Google Pixel: The Last Nail

pixel

Before I start ranting, please watch this video, it’s just a minute and a half, please make sure you hear the audio:

What you just witnessed is a supposedly leaked promo video for Google Pixel, a new Chromebook with high-resolution (retina) display. It’s not yet clear if it’s authentic or not. Computer world has some arguments about why it’s probably a fake.

I have another one.

When you watch it, do you sense something’s off?

In many ways, the ingredients for a commercial that is supposed to evoke an emotional response are there:

  • Deep voice with inspirational tone
  • Intimate, beautiful imagery of hardware

Ostensibly, this is very similar to the type of ads that Apple produces.

But this one doesn’t work on me — while I’m usually very receptive to these types of ads. I find this fascinating, because it clearly has to do with what is being said — the visuals are very good.

It’s not like the writer doesn’t try. There’s some classic story telling techniques used, like beginning and ending with the same thing (the pixel), and littering the thing with rhetorical questions like “We asked ourselves, could this pixel create a new world of possibilities?” “And all of this made us wonder… what’s next?”

It just feels. Wrong. Fake.

Once you start to notice this, the whole thing just sounds like a whole lot of quasi-inspirational jibber jabber.

“You could say, like an atom, a pixel is a building block, and the more pixels, the more wonderful the world.”

Ehm… ok. First of all, I “could say” a lot of things. Why not be more definite: “Like an atom, a pixel is a building block.” Great! Analogies are good. Sadly, I’m not sure this particular analogy even survives until the end of the sentence: you could ask if the number of atoms increases at all, and if so — not sure it does — how that has impacted the wonderful-ness of the world thus far.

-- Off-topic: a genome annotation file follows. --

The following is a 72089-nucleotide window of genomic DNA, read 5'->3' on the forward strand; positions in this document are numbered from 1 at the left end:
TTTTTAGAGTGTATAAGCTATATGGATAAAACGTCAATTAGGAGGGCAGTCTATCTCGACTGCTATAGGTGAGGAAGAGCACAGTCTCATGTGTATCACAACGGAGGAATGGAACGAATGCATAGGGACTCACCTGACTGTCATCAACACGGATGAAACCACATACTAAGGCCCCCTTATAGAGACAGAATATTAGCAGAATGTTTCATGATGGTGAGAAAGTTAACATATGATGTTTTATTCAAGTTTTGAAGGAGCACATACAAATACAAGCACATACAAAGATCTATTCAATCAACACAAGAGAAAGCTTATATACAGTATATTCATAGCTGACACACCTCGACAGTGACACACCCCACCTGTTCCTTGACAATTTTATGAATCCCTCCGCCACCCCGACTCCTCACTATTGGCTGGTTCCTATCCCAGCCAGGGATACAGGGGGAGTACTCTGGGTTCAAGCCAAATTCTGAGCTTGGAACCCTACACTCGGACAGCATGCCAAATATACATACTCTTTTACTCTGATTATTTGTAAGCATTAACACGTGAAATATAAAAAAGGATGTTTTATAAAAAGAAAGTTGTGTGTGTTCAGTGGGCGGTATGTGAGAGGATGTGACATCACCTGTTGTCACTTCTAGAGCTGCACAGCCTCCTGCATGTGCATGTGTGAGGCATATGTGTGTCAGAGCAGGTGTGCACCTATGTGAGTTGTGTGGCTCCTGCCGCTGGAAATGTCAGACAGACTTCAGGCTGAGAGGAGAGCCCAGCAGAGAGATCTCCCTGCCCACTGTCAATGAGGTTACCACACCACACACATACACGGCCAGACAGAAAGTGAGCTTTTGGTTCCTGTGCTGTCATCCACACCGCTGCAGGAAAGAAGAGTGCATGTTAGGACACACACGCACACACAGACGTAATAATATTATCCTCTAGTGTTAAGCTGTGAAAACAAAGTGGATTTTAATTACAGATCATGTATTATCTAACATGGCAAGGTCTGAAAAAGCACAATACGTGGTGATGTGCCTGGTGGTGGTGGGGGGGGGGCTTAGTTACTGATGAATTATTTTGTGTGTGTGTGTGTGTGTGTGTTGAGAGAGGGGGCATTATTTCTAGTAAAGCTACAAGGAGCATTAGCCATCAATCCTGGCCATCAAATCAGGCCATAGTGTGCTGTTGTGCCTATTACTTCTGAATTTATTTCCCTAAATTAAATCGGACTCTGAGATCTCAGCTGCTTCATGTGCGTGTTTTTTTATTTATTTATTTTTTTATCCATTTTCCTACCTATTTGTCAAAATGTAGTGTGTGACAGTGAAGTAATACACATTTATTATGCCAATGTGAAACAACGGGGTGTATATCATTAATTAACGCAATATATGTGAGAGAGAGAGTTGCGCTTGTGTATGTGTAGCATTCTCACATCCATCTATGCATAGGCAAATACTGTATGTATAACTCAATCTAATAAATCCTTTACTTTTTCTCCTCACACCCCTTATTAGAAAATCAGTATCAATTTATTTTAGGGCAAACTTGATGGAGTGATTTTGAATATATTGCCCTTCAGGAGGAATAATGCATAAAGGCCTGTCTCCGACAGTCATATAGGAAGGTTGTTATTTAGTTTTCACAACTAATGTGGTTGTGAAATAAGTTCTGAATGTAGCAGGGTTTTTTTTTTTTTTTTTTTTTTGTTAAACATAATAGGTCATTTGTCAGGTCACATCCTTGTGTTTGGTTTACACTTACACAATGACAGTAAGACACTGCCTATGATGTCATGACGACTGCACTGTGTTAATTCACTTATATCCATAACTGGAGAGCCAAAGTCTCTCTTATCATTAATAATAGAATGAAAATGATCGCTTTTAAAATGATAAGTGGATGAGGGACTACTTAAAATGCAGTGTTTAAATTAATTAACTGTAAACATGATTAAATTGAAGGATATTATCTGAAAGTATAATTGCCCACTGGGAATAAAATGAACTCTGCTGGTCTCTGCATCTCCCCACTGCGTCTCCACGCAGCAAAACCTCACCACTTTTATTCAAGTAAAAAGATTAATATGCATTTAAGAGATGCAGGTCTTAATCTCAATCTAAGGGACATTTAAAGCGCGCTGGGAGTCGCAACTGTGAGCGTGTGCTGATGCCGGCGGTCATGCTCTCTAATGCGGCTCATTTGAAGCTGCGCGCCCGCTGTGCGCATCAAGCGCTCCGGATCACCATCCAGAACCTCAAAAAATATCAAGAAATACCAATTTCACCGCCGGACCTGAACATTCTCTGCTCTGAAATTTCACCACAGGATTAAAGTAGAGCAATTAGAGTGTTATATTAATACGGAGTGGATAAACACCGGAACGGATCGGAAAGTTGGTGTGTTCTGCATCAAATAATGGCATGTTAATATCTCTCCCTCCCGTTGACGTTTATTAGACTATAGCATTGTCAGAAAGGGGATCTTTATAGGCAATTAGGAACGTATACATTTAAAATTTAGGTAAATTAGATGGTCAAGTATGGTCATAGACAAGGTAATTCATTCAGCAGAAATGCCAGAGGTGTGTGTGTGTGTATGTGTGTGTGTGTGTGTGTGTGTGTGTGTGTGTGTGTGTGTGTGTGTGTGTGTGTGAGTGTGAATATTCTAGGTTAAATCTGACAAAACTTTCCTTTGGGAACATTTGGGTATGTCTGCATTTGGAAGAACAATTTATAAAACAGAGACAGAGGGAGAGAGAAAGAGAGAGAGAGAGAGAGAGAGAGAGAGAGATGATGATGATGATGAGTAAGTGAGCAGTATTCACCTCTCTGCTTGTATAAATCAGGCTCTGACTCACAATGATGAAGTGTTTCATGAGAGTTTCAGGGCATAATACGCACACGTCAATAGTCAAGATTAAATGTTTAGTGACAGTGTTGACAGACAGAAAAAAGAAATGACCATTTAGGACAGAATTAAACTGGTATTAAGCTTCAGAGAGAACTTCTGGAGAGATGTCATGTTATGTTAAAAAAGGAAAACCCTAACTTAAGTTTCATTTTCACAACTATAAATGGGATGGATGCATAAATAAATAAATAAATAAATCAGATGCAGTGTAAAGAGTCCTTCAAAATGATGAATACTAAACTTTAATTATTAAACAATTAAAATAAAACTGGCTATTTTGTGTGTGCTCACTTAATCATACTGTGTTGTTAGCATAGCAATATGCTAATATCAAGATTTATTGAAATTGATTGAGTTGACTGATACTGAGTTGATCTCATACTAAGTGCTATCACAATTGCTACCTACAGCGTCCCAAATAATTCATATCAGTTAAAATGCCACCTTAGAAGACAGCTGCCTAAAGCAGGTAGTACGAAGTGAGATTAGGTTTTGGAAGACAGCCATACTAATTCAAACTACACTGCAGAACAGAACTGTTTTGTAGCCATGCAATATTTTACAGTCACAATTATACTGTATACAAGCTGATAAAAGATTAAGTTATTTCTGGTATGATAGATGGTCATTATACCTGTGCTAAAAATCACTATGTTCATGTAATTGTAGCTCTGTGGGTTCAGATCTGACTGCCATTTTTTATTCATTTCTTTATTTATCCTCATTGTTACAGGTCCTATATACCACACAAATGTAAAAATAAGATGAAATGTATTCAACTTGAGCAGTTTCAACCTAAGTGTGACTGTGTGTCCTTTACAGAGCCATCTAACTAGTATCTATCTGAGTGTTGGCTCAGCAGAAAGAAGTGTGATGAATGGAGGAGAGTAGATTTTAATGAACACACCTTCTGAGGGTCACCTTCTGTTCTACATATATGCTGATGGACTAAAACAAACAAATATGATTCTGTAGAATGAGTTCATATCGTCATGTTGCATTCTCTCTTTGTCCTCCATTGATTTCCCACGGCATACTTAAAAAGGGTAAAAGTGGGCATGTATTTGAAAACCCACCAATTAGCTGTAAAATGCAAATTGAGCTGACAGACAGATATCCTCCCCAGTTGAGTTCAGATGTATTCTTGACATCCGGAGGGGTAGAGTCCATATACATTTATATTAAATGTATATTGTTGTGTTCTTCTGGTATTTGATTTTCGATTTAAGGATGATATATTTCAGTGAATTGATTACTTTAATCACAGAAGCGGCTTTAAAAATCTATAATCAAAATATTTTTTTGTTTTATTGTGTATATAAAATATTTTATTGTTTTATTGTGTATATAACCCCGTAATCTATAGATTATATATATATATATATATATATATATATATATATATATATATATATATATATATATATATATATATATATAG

“And from four million pixels we created something new.”

Cool story, bro’. You created a laptop just from pixels?

“And we asked ourselves… could this pixel create a new world of possibilities?”
“A world where you see things like you’ve never seen them before.”
Dramatic pause
“A world that’s faster.”
“Where all your things are always wherever you are.”
“And your computer actually gets better over time.”

All of this makes me wonder… how does any of this logically relate back to what we started from — pixels, and lots of them? Do more pixels make the world faster? Do more pixels drag along all my stuff wherever I go? Do more pixels upgrade my video card so I can run more impressive WebGL demos?

“And all this made us wonder… what’s next? And though we don’t know exactly what the future holds, we hope you’ll help to shape it.”

And what’s the story with “exactly”? Do you have any idea what the future holds mr. Narrator, except that you hope I’ll help to shape it? And if so, please tell me about it.

Ugh.